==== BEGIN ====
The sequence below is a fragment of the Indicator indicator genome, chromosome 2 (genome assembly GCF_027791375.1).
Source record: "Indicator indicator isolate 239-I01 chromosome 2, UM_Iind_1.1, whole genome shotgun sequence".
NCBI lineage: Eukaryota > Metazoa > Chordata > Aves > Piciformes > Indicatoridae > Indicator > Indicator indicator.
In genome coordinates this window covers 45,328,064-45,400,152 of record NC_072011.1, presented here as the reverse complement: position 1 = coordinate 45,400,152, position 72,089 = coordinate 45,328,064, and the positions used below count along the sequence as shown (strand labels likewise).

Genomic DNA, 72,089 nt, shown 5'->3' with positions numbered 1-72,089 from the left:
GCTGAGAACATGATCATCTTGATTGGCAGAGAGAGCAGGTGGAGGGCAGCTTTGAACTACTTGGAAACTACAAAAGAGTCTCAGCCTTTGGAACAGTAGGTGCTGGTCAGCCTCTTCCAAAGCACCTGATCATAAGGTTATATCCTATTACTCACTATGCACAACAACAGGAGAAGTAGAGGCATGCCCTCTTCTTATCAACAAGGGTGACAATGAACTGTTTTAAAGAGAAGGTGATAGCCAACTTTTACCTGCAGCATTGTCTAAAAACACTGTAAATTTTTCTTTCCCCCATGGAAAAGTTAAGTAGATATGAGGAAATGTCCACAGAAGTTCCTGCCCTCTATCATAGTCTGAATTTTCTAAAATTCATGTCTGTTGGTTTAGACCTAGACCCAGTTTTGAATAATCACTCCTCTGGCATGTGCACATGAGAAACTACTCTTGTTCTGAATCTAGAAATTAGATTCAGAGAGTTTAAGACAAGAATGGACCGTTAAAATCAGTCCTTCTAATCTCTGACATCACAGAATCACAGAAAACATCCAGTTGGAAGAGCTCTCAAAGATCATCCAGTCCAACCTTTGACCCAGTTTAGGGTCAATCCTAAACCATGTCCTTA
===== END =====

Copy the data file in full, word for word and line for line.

The sequence below is a fragment of the Indicator indicator genome, chromosome 2 (genome assembly GCF_027791375.1).
Source record: "Indicator indicator isolate 239-I01 chromosome 2, UM_Iind_1.1, whole genome shotgun sequence".
NCBI lineage: Eukaryota > Metazoa > Chordata > Aves > Piciformes > Indicatoridae > Indicator > Indicator indicator.
In genome coordinates this window covers 45,328,064-45,400,152 of record NC_072011.1, presented here as the reverse complement: position 1 = coordinate 45,400,152, position 72,089 = coordinate 45,328,064, and the positions used below count along the sequence as shown (strand labels likewise).

Genomic DNA, 72,089 nt, shown 5'->3' with positions numbered 1-72,089 from the left:
GCTGAGAACATGATCATCTTGATTGGCAGAGAGAGCAGGTGGAGGGCAGCTTTGAACTACTTGGAAACTACAAAAGAGTCTCAGCCTTTGGAACAGTAGGTGCTGGTCAGCCTCTTCCAAAGCACCTGATCATAAGGTTATATCCTATTACTCACTATGCACAACAACAGGAGAAGTAGAGGCATGCCCTCTTCTTATCAACAAGGGTGACAATGAACTGTTTTAAAGAGAAGGTGATAGCCAACTTTTACCTGCAGCATTGTCTAAAAACACTGTAAATTTTTCTTTCCCCCATGGAAAAGTTAAGTAGATATGAGGAAATGTCCACAGAAGTTCCTGCCCTCTATCATAGTCTGAATTTTCTAAAATTCATGTCTGTTGGTTTAGACCTAGACCCAGTTTTGAATAATCACTCCTCTGGCATGTGCACATGAGAAACTACTCTTGTTCTGAATCTAGAAATTAGATTCAGAGAGTTTAAGACAAGAATGGACCGTTAAAATCAGTCCTTCTAATCTCTGACATCACAGAATCACAGAAAACATCCAGTTGGAAGAGCTCTCAAAGATCATCCAGTCCAACCTTTGACCCAGTTTAGGGTCAATCCTAAACCATGTCCTTA